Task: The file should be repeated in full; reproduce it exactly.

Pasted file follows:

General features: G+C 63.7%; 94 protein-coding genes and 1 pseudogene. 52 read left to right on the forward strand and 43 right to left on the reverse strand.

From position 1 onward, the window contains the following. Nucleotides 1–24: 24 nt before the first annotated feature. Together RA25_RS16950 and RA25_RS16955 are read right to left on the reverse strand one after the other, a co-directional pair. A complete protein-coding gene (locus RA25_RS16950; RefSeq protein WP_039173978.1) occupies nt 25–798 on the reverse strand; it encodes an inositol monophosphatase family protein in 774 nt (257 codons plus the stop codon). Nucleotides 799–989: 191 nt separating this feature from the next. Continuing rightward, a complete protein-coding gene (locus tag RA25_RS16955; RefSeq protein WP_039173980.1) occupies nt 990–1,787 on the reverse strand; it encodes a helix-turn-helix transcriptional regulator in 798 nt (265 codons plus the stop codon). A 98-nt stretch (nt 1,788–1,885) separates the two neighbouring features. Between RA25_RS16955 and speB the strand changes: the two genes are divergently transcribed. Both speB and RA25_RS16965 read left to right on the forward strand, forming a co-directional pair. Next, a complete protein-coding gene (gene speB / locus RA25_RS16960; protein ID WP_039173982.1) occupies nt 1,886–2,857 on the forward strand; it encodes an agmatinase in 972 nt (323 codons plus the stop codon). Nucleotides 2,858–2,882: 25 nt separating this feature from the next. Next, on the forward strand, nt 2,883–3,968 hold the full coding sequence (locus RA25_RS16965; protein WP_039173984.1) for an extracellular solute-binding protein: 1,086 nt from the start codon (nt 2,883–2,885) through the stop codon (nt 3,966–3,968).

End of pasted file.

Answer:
General features: G+C 63.7%; 94 protein-coding genes and 1 pseudogene. 52 read left to right on the forward strand and 43 right to left on the reverse strand.

From position 1 onward, the window contains the following. Nucleotides 1–24: 24 nt before the first annotated feature. Together RA25_RS16950 and RA25_RS16955 are read right to left on the reverse strand one after the other, a co-directional pair. A complete protein-coding gene (locus RA25_RS16950; RefSeq protein WP_039173978.1) occupies nt 25–798 on the reverse strand; it encodes an inositol monophosphatase family protein in 774 nt (257 codons plus the stop codon). Nucleotides 799–989: 191 nt separating this feature from the next. Continuing rightward, a complete protein-coding gene (locus tag RA25_RS16955; RefSeq protein WP_039173980.1) occupies nt 990–1,787 on the reverse strand; it encodes a helix-turn-helix transcriptional regulator in 798 nt (265 codons plus the stop codon). A 98-nt stretch (nt 1,788–1,885) separates the two neighbouring features. Between RA25_RS16955 and speB the strand changes: the two genes are divergently transcribed. Both speB and RA25_RS16965 read left to right on the forward strand, forming a co-directional pair. Next, a complete protein-coding gene (gene speB / locus RA25_RS16960; protein ID WP_039173982.1) occupies nt 1,886–2,857 on the forward strand; it encodes an agmatinase in 972 nt (323 codons plus the stop codon). Nucleotides 2,858–2,882: 25 nt separating this feature from the next. Next, on the forward strand, nt 2,883–3,968 hold the full coding sequence (locus RA25_RS16965; protein WP_039173984.1) for an extracellular solute-binding protein: 1,086 nt from the start codon (nt 2,883–2,885) through the stop codon (nt 3,966–3,968).